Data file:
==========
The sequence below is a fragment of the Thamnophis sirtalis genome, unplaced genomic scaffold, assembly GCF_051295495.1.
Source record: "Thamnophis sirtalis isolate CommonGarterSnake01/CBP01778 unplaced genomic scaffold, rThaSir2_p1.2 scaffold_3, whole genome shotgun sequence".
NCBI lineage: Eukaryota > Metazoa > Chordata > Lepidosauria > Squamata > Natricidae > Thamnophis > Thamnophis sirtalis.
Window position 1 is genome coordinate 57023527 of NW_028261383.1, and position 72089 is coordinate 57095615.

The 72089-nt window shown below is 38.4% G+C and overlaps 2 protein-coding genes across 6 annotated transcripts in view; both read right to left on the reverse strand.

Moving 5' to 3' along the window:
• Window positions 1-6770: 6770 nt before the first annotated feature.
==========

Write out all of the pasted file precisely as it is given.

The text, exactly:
The sequence below is a fragment of the Thamnophis sirtalis genome, unplaced genomic scaffold, assembly GCF_051295495.1.
Source record: "Thamnophis sirtalis isolate CommonGarterSnake01/CBP01778 unplaced genomic scaffold, rThaSir2_p1.2 scaffold_3, whole genome shotgun sequence".
NCBI lineage: Eukaryota > Metazoa > Chordata > Lepidosauria > Squamata > Natricidae > Thamnophis > Thamnophis sirtalis.
Window position 1 is genome coordinate 57023527 of NW_028261383.1, and position 72089 is coordinate 57095615.

The 72089-nt window shown below is 38.4% G+C and overlaps 2 protein-coding genes across 6 annotated transcripts in view; both read right to left on the reverse strand.

Moving 5' to 3' along the window:
• Window positions 1-6770: 6770 nt before the first annotated feature.